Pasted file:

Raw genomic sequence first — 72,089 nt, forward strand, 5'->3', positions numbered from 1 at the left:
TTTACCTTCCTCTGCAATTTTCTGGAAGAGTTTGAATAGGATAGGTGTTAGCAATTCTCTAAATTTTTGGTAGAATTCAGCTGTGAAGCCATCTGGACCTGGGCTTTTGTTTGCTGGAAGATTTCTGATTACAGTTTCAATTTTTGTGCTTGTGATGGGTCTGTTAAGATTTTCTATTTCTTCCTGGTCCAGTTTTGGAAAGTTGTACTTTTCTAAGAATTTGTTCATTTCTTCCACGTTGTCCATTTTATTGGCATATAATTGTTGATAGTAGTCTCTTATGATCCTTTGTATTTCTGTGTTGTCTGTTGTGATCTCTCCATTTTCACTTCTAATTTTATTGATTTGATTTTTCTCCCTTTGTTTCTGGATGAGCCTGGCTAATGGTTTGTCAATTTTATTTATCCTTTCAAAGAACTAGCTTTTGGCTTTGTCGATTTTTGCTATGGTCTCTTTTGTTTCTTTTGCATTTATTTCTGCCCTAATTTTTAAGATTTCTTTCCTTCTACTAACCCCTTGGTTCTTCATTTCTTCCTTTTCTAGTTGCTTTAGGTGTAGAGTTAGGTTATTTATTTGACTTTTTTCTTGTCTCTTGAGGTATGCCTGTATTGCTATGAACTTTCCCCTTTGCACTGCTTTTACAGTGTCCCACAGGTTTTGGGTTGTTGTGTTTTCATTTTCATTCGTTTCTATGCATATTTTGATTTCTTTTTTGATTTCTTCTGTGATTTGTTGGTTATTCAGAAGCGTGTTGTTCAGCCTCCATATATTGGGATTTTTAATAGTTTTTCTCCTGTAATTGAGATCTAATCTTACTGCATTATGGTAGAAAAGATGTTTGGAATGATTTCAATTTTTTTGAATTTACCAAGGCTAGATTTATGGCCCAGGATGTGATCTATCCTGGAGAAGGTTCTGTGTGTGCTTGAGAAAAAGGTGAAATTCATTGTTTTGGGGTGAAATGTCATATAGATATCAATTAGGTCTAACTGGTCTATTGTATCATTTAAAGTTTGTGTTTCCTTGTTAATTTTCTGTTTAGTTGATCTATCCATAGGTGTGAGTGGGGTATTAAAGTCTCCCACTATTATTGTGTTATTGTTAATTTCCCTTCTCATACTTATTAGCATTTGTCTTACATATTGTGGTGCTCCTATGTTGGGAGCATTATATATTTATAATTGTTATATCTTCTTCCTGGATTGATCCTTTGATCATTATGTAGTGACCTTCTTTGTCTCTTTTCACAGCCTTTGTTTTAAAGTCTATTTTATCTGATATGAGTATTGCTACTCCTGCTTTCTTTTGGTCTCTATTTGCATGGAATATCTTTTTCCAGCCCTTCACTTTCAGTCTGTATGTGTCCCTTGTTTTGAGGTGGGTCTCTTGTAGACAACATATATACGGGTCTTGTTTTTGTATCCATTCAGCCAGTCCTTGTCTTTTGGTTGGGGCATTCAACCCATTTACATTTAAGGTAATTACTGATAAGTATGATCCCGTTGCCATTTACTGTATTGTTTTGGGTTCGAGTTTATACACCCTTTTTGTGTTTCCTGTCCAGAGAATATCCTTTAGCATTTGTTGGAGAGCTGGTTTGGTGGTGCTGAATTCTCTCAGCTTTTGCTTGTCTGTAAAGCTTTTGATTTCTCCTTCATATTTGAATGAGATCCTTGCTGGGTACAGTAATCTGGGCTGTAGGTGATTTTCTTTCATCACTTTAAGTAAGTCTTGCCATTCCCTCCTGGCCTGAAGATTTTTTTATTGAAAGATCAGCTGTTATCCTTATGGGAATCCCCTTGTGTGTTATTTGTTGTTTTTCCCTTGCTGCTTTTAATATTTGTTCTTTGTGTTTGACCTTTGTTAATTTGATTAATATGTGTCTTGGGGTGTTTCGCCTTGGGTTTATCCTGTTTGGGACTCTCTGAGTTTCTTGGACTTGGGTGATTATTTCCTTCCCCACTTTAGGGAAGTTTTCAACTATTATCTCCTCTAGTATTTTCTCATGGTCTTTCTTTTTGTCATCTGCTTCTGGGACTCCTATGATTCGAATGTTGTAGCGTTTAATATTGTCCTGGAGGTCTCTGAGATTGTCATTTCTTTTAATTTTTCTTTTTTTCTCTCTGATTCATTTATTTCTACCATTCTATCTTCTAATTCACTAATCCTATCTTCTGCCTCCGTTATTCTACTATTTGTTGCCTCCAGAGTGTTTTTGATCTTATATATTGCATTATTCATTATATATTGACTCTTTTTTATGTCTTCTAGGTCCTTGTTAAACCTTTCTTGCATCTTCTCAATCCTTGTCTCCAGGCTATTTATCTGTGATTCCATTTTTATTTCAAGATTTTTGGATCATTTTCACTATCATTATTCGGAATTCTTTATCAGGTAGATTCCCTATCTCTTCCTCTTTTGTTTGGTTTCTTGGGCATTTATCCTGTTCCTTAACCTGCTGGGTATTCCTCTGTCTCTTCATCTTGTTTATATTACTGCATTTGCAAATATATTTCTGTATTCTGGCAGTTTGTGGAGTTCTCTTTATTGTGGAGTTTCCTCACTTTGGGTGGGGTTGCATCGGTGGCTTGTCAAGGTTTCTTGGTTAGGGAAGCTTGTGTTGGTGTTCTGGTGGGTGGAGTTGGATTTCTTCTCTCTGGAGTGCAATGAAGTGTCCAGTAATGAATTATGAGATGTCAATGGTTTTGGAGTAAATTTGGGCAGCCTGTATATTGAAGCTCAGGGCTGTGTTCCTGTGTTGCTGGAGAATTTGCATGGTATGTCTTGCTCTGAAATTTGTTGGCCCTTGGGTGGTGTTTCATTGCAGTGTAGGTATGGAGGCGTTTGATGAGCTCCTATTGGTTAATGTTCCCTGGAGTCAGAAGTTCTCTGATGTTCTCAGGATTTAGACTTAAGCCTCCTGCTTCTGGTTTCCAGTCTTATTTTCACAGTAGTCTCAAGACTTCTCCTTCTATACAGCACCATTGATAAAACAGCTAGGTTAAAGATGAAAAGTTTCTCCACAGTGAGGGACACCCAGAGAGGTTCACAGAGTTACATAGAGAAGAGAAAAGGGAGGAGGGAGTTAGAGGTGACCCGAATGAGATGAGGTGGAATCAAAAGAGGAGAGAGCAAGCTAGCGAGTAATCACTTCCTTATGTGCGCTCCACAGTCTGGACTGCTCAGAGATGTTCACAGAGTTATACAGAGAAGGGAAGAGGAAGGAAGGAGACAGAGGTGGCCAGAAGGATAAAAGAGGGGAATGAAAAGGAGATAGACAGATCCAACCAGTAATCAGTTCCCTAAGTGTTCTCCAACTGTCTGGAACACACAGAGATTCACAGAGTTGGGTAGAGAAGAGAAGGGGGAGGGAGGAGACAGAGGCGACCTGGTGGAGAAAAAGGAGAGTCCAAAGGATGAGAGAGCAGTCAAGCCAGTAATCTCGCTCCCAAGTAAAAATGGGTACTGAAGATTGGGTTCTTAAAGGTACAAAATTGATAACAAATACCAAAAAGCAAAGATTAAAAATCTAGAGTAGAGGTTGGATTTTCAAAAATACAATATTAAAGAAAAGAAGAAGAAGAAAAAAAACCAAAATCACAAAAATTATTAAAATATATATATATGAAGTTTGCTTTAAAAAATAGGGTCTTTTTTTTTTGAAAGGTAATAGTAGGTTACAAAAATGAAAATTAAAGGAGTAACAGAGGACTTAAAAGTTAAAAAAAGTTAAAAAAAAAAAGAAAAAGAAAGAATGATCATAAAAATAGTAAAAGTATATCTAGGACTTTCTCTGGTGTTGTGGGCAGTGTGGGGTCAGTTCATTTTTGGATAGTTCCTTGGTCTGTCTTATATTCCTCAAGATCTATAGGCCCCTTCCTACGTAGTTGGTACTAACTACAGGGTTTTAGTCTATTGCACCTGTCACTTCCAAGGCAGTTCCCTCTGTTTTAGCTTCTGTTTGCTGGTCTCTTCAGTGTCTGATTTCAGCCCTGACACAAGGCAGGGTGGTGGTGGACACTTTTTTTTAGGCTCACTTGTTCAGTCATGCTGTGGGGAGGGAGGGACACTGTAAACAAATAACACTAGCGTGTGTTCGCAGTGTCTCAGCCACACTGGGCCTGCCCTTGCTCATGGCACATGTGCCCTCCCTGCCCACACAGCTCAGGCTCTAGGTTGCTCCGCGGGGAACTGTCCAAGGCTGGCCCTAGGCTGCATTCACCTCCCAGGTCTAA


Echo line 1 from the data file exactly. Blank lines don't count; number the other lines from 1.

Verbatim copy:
Raw genomic sequence first — 72,089 nt, forward strand, 5'->3', positions numbered from 1 at the left: